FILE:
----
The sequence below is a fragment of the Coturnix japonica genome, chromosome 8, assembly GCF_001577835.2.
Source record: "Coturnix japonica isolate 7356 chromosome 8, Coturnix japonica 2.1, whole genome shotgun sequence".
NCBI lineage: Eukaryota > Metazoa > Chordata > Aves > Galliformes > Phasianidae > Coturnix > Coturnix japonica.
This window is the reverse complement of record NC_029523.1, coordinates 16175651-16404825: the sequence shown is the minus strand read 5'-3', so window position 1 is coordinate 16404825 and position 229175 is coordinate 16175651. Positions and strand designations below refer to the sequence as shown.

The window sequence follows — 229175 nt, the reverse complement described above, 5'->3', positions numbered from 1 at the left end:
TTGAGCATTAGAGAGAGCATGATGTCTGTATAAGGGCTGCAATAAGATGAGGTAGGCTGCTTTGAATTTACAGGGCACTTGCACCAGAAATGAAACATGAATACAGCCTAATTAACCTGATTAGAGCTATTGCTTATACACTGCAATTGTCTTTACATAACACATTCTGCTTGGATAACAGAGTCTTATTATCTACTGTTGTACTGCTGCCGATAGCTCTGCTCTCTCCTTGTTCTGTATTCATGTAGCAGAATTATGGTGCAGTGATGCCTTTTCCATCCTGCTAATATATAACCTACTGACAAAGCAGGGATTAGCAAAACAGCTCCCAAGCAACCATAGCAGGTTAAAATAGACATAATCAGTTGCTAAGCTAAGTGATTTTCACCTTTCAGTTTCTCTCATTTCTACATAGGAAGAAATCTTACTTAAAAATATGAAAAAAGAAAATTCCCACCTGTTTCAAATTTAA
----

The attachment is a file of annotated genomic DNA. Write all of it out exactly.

The sequence below is a fragment of the Coturnix japonica genome, chromosome 8, assembly GCF_001577835.2.
Source record: "Coturnix japonica isolate 7356 chromosome 8, Coturnix japonica 2.1, whole genome shotgun sequence".
NCBI lineage: Eukaryota > Metazoa > Chordata > Aves > Galliformes > Phasianidae > Coturnix > Coturnix japonica.
This window is the reverse complement of record NC_029523.1, coordinates 16175651-16404825: the sequence shown is the minus strand read 5'-3', so window position 1 is coordinate 16404825 and position 229175 is coordinate 16175651. Positions and strand designations below refer to the sequence as shown.

The window sequence follows — 229175 nt, the reverse complement described above, 5'->3', positions numbered from 1 at the left end:
TTGAGCATTAGAGAGAGCATGATGTCTGTATAAGGGCTGCAATAAGATGAGGTAGGCTGCTTTGAATTTACAGGGCACTTGCACCAGAAATGAAACATGAATACAGCCTAATTAACCTGATTAGAGCTATTGCTTATACACTGCAATTGTCTTTACATAACACATTCTGCTTGGATAACAGAGTCTTATTATCTACTGTTGTACTGCTGCCGATAGCTCTGCTCTCTCCTTGTTCTGTATTCATGTAGCAGAATTATGGTGCAGTGATGCCTTTTCCATCCTGCTAATATATAACCTACTGACAAAGCAGGGATTAGCAAAACAGCTCCCAAGCAACCATAGCAGGTTAAAATAGACATAATCAGTTGCTAAGCTAAGTGATTTTCACCTTTCAGTTTCTCTCATTTCTACATAGGAAGAAATCTTACTTAAAAATATGAAAAAAGAAAATTCCCACCTGTTTCAAATTTAA